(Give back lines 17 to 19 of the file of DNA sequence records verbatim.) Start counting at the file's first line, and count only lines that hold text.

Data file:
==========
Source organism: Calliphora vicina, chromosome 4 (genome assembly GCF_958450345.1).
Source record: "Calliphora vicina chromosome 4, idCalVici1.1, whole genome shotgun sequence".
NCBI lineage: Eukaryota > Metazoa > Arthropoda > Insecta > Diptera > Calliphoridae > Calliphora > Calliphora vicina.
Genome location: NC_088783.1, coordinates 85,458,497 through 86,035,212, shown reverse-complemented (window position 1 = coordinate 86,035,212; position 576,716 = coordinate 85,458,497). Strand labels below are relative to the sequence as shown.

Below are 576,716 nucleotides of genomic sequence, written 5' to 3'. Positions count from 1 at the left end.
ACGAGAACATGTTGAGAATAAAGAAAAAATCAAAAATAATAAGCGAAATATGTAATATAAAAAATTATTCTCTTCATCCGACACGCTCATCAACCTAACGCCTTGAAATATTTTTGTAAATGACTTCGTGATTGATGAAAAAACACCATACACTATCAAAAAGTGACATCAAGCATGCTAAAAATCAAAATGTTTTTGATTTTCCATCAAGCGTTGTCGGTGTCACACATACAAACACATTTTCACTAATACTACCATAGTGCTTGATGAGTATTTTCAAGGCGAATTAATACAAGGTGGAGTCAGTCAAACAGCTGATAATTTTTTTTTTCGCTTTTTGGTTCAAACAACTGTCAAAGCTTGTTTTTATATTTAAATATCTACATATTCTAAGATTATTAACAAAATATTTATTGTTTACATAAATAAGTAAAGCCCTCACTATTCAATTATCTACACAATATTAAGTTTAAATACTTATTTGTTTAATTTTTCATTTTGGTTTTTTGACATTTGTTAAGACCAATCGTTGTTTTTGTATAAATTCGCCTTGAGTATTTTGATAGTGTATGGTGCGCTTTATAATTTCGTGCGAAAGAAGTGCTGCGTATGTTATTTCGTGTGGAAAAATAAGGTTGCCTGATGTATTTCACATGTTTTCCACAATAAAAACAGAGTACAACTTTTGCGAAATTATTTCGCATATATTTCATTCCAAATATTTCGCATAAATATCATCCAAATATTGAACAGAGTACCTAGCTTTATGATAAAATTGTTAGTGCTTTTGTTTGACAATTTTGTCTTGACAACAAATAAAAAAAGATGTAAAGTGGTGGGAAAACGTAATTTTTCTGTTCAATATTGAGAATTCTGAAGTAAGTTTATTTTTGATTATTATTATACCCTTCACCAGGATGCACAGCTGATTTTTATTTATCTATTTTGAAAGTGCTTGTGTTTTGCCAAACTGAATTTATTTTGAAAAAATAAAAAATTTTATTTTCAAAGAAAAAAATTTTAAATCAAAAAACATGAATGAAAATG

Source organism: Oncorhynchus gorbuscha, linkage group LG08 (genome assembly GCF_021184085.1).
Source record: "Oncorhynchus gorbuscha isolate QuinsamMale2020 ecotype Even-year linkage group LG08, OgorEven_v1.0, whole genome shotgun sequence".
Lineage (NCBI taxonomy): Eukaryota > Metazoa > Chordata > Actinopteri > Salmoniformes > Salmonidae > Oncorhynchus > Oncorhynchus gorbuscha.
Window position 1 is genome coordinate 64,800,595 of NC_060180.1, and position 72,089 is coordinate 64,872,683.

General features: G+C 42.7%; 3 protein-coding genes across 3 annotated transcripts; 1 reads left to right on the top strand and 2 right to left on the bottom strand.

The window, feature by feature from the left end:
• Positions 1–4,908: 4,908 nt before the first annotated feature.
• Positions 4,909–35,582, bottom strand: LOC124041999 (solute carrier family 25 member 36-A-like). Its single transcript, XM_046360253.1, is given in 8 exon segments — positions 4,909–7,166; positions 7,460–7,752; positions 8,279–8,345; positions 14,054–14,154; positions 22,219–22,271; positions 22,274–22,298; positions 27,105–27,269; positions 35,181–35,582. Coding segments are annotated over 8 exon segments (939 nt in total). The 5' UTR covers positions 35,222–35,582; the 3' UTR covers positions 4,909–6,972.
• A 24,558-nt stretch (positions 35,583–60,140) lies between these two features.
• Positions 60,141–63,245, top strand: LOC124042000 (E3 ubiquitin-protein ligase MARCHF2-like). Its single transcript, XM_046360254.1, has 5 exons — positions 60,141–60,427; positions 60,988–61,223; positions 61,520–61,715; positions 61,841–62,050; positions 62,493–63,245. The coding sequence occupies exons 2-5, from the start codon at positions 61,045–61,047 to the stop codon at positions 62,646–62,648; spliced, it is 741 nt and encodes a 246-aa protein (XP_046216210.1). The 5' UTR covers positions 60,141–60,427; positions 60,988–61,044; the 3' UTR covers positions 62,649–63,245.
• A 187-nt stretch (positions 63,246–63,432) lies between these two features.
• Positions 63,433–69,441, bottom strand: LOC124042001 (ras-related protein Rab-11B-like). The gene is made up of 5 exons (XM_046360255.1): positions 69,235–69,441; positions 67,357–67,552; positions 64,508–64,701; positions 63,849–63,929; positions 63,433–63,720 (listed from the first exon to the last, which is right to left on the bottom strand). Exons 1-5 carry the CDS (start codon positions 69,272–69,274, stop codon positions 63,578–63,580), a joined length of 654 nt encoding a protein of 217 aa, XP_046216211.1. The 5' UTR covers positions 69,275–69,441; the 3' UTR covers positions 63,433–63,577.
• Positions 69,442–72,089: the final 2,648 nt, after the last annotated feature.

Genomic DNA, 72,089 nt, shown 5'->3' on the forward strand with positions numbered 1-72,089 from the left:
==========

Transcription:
• A 187-nt stretch (positions 63,246–63,432) lies between these two features.
• Positions 63,433–69,441, bottom strand: LOC124042001 (ras-related protein Rab-11B-like). The gene is made up of 5 exons (XM_046360255.1): positions 69,235–69,441; positions 67,357–67,552; positions 64,508–64,701; positions 63,849–63,929; positions 63,433–63,720 (listed from the first exon to the last, which is right to left on the bottom strand). Exons 1-5 carry the CDS (start codon positions 69,272–69,274, stop codon positions 63,578–63,580), a joined length of 654 nt encoding a protein of 217 aa, XP_046216211.1. The 5' UTR covers positions 69,275–69,441; the 3' UTR covers positions 63,433–63,577.
• Positions 69,442–72,089: the final 2,648 nt, after the last annotated feature.